Dmitry Piliugin

SQL Server 2017: Columnstore in-place updates

April 26, 2018 by

In this post, I continue the exploration of SQL Server 2017 and we will look at the nonclustered columnstore index updates.

Columnstore index has some internal structures to support updates. In 2014 it was a Delta Store – to accept newly inserted rows (when there will be enough rows in delta store, server compresses it and switches to Columnstore row groups) and a Deleted Bitmap to handle deleted rows. In 2016 there are more internal structures, Mapping Index for a clustered Columnstore index to maintain secondary nonclustered indexes and a deleted buffer to speed up deletes from a nonclustered Columnstore index.

Updates were always split into insert + delete. But that is now changed, if a row locates in a delta store, now inplace updates are possible. Another change is that it is now possible to have a per row (narrow) plan instead of per index (wide) plan.

Let’s make some experiments.

I will create a table, insert 100 000 rows into it and then create a nonclustered Columnstore index. All the rows will go to the compressed row group. After that, I insert one more portion of 100 000 rows, that is not enough to go directly to a compressed row group, so a delta store will be created and the new rows will go to it.

The result is:

Note: Notice, that I created a varchar(max) column in a table, that was done deliberately, because I wanted to test if LOB columns are supported in 2017. Unfortunatelly, when I tried to create a nonclustered Columnstore index, I got an error:

The statement failed. Column ‘Note’ has a data type that cannot participate in a columnstore index. Omit column ‘Note’.

However, if you create a clustered Columnstore, you will succeed! Though, you will get the following warning in CTP 1.2:

Warning: Using Lob types (NVARCHAR(MAX), VARCHAR(MAX), and VARBINARY(MAX)) with Clustered Columnstore Index is in public preview. Do not use it on production data without backup during the public preview period.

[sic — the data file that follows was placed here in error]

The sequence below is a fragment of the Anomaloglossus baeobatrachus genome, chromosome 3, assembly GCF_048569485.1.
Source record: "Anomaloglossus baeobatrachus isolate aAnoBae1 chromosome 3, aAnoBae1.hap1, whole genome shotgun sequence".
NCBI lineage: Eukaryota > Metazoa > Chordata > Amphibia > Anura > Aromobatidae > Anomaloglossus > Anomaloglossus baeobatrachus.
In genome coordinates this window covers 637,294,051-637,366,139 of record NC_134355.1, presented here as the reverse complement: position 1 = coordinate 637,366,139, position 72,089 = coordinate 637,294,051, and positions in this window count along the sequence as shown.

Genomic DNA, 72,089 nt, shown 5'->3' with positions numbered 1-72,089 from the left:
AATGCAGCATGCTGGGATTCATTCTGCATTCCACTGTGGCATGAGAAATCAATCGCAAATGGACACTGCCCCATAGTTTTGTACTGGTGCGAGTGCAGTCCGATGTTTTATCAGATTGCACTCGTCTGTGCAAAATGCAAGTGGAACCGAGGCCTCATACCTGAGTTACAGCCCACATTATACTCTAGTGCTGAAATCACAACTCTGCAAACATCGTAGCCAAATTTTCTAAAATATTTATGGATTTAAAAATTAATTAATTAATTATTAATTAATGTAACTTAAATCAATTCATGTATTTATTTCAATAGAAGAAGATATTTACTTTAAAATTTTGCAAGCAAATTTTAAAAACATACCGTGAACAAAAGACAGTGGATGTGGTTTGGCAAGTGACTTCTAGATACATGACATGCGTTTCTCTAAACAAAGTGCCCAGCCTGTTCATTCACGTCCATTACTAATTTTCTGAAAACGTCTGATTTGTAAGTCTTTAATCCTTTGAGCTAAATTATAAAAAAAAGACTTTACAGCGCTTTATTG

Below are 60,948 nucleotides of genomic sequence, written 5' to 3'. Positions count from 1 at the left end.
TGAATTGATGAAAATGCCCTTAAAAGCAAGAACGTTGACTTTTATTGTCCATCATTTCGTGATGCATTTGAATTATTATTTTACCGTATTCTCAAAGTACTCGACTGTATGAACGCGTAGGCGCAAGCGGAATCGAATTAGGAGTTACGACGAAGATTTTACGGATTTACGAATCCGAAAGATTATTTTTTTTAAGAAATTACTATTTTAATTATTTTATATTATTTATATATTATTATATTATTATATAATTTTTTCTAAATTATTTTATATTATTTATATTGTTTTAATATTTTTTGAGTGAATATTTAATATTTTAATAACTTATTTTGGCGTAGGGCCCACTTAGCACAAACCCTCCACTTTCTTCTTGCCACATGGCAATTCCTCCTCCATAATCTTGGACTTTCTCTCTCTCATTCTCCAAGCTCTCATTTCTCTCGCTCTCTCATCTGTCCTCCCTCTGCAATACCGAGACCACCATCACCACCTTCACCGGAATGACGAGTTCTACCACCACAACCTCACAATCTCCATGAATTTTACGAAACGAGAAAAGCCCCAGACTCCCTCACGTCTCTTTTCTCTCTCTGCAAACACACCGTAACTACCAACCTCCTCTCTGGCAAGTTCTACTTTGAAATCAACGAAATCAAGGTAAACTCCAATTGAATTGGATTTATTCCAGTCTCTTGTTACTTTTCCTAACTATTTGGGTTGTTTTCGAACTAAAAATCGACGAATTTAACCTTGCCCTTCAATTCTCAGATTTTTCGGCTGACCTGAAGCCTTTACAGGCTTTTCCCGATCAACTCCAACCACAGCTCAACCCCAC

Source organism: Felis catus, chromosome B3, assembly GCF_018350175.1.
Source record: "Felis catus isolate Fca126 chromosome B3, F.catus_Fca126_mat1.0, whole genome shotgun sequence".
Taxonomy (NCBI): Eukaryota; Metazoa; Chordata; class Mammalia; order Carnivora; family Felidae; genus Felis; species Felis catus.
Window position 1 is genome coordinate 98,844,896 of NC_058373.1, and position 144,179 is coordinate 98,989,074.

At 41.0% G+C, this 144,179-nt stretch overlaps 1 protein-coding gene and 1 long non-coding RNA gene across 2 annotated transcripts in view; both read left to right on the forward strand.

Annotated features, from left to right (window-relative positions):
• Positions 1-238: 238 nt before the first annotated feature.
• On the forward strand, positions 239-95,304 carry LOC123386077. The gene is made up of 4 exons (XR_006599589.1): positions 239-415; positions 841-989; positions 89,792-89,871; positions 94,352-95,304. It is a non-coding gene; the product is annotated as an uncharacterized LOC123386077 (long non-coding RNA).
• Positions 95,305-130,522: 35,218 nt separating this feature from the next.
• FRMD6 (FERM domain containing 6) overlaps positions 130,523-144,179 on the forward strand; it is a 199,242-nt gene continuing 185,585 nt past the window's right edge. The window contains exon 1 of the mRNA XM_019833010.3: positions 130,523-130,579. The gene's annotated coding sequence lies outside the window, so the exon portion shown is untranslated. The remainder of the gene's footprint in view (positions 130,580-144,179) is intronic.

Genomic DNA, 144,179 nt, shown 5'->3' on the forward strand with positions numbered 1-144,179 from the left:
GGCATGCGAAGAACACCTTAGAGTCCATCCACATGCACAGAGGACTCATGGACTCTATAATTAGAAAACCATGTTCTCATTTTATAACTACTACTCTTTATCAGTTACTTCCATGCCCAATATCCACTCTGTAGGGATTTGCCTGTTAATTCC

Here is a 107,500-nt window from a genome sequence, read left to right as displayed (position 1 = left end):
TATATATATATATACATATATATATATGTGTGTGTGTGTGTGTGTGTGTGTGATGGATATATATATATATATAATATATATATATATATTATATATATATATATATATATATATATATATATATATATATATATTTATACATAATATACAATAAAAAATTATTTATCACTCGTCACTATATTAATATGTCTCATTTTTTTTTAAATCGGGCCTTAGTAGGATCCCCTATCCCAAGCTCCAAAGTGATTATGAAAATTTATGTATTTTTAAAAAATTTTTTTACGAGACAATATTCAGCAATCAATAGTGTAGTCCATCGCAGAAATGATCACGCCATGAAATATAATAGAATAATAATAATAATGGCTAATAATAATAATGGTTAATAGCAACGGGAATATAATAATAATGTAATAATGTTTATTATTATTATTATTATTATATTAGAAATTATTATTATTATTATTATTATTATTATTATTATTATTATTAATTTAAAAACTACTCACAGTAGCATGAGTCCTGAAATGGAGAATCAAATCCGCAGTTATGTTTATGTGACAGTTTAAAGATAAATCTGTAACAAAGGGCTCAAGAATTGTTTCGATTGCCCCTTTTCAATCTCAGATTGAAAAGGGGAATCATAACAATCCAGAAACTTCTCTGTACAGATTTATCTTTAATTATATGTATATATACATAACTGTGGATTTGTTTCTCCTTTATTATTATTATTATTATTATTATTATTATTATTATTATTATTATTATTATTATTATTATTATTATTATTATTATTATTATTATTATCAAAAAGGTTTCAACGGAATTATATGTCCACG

I think it is great that we can now have LOB varchar columns in Columnstore, because it was a blocker for some scenarios, at least I have seen some of those.

Now, let’s look at the update plans under compatibility level of SQL Server 2016 (130) and SQL Server 2017 (140):

The plans are:

The first plan is a per index plan, that means that a server will apply changes in each index one after another separately. The second plan is a per row plan, and the changes are done in one iterator. Usually, if a small portion of rows is updated, the per row plan is cheaper and more convenient.

We can see, that in 2017 the per-row narrow plan is now possible.

Next, we will check the in-place updates for delta stores. That means that an update operator should not be split as insert + delete, but rather done in place as a single update.

We will issue an update of the delta store row (OrderID > 100000) and then query transaction log, to see, what is done, was it an insert + delete or update. We do this first under compatibility level 2016 and then under 2017.

The result is:

You may see, that in case of 2016 there was first LOP_MODIFY_ROW for a base table which is a heap and then LOP_DELETE_ROWS and LOP_INSERT_ROWS for a delta store of dbo.Orders (function fn_dblog is very user friendly and even adds “(Delta)” for an allocation unit name, cool)!

In case of 2017, there are just two operations, both of them are LOP_MODIFY_ROW, one for a base heap and one for a delta store.

What I like about it, is that it is one of the additions that you get out of the box simply by upgrading to a newer version (when there will be an official RTM), as Microsoft used to say – it just runs faster. You have less pressure on transaction log and you save CPU instructions doing one operation instead of two, which, I believe, is quite important for the real-time analytics.

If you change the OrderID to the value that is stored in a compressed row group and run it (two times, to exclude PFS and GAM page actions when the deleted buffer is created for the first row), you will see that for a compressed row groups nothing is changed:

That’s all for today, but stay tuned, there are some more interesting query processing related things in 2017 to be covered.

Thank you for reading.

Table of contents

SQL Server 2017: Columnstore Indexes and Trivial Plan
SQL Server 2017: Columnstore in-place updates
SQL Server 2017: Scalar Subquery Simplification
SQL Server 2017: Interleaved Execution for mTVF
SQL Server 2017: Sort, Spill, Memory and Adaptive Memory Grant Feedback
SQL Server 2017: Statistics to Compile a Query Plan
SQL Server 2017: How to Get a Parallel Plan
SQL Server 2017: Adaptive Join Internals

Dmitry Piliugin

Dmitry Piliugin

Dmitry is a SQL Server enthusiast from Russia, Moscow. He started his journey to the world of SQL Server more than ten years ago. Most of the time he was involved as a developer of corporate information systems based on the SQL Server data platform.

Currently he works as a database developer lead, responsible for the development of production databases in a media research company. He is also an occasional speaker at various community events and tech conferences. His favorite topic to present is about the Query Processor and anything related to it. Dmitry is a Microsoft MVP for Data Platform since 2014.

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Dmitry Piliugin